I’ve been diligently working on my 50th birthday letter writing project (details here), and having the time to do an in-depth reflection of my life and the people in it has been fabulous. When it’s all said and done I will be writing more than fifty letters (my list keeps getting longer!). Most of them will get mailed to their recipients. Some won’t, whether it’s because I’m writing a letter to an entire city–Hi Chicago, Kenosha, and Knoxville!–or because the recipients aren’t in my life anymore due to an awkward ending to the relationship (in one case, total implosion) or because they impacted my life when I was a kid and I just don’t know where they are now.
Corinna is one of those people. I knew her for only one year, and never saw or heard from her again. I thought it would be fun to publish her letter here.
In the months leading up to my fiftieth birthday in November, I’m writing letters to fifty people who have played an important role in my life, influencing the person I am today in some way. Though I met you at the beginning of my fifth grade year and never saw you again after the end of it, you made a lifelong impact.
You and your twin sister Claudia came to Park Forest, Illinois from Germany to live with your Oma for the year, to learn better English and to experience life in America for a little while. We were all new at Algonquin School; the rest of us just came from our elementary school across town. When I saw you and Claudia I was just as fascinated with the fact that you were identical twins as I was with your country of origin. My parents had always spoken so highly of their life in Germany when my dad was in the Army that I always felt attracted to the country. Meeting you became top priority for me.
At some point early that school year in between trading “Charlie’s Angels” cards with Migdalia, writing essays for Principal Tannenbaum’s monthly contest, and getting acclimated to our new school, I met you and we became fast friends. We spent time at your Oma’s house, which was great. I was so amazed to hear the two of you converse in German and I always enjoyed the treats she prepared for us. We were in the school choir together as well as Girl Scouts and ended up merging the two one evening at a scout dinner when we put on German(ish) costumes and sang a song on stage for all of the guests.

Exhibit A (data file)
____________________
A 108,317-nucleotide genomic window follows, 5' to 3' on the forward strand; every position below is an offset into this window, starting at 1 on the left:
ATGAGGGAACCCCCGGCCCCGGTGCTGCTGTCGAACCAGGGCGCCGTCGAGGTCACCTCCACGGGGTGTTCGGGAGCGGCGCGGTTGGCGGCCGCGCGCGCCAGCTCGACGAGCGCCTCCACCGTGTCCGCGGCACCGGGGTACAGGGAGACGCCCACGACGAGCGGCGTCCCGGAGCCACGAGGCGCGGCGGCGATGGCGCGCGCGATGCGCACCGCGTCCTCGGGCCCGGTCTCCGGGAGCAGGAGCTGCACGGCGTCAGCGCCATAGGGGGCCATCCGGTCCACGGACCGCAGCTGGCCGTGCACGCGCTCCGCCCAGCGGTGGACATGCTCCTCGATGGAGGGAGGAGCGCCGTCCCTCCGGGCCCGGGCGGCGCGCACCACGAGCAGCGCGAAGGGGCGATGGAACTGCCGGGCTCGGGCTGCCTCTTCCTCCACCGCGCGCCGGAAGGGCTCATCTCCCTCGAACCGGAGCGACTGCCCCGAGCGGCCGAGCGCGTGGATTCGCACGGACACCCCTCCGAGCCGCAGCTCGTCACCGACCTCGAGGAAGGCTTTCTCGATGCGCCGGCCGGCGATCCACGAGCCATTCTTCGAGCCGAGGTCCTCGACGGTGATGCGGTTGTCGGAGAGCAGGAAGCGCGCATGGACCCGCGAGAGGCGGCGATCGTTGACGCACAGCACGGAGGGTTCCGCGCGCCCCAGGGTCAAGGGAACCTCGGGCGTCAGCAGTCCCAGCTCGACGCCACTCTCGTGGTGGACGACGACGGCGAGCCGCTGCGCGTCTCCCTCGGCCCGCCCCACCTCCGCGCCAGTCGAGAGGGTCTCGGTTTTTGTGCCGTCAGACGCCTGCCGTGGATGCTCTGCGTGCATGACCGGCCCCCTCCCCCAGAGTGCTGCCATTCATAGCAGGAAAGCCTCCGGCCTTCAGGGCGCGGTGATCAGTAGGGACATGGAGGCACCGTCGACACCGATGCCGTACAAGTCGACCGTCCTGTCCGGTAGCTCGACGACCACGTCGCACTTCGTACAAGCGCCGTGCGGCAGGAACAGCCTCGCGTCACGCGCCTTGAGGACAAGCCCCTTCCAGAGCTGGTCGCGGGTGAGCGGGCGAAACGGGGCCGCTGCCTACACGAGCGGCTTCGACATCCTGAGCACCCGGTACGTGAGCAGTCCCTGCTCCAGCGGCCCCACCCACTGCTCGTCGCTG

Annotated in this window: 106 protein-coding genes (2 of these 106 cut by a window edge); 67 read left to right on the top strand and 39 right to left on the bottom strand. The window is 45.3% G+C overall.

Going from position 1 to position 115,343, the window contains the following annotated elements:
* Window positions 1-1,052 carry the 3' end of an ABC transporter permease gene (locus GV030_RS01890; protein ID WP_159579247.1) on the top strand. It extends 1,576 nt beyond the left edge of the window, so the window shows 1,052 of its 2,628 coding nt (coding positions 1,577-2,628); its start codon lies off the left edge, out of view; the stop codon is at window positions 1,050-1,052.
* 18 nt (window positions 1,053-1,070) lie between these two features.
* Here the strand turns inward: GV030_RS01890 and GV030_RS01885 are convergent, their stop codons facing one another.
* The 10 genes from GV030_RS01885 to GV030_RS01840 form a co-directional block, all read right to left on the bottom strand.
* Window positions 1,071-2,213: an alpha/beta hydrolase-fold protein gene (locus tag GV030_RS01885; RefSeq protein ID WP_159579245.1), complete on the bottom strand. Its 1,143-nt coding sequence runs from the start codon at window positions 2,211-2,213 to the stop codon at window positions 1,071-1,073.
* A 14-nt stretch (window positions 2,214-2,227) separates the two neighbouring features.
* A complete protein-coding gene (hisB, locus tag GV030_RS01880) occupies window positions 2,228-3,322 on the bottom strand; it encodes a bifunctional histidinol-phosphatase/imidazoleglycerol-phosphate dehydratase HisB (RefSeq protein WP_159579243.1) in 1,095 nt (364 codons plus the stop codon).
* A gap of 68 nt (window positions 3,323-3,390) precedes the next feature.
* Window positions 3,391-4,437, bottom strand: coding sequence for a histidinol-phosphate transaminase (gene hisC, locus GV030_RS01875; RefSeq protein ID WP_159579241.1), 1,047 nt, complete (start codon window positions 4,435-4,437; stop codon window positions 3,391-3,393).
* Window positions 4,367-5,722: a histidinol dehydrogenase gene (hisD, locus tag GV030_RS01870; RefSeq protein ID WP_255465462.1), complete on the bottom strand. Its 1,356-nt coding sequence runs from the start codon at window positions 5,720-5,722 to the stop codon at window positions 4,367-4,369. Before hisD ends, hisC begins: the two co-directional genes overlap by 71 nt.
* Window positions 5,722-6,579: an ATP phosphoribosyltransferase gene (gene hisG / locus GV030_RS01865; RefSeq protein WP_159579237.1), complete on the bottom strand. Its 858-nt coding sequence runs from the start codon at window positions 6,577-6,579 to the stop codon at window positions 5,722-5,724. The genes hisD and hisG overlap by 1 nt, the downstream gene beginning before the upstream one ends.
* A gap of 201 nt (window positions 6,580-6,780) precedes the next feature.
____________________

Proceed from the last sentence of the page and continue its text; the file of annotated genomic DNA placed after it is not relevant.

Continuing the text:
Side note: it felt a little strange to me at the time that you and Claudia had entirely separate groups of friends, but as an adult and a mom I know now that that was probably part of the purpose of your experience: so the two of you could spread your wings away from each other. I hardly remember interacting with Claudia at all!
You were the first friend I ever had who came from outside the United States. Because of you, my Germany fascination blossomed even more. I started reaching out after that year, finding international pen pals (at one point I think I had around fifteen of them from all over the world!) to write. Later I became a part of the CISV program, hosting Tina from Germany for a month one summer and going to her home for a month the following summer. Just a couple of years after that my family gladly stepped in at the last moment when the AFS program needed some host families for a bunch of kids for just a few days: we hosted Sue, Lottie, Ayjo, and Owen from England, Norway, Iceland, and New Zealand, respectively. Getting to know all of these various kids from other countries during my youth created a strong desire within me to travel the world and learn about how people live and work and play outside of America. You helped plant that seed.
Sometimes I wonder if you remember me; I choose to believe that you do. I can’t imagine what you look like now, and that’s okay. I will forever remember you and me at the tender age of ten, teaching and learning (and singing) together, those moments frozen in time. Vielen Dank, meine Freundin.
Love, Melisa (Missy)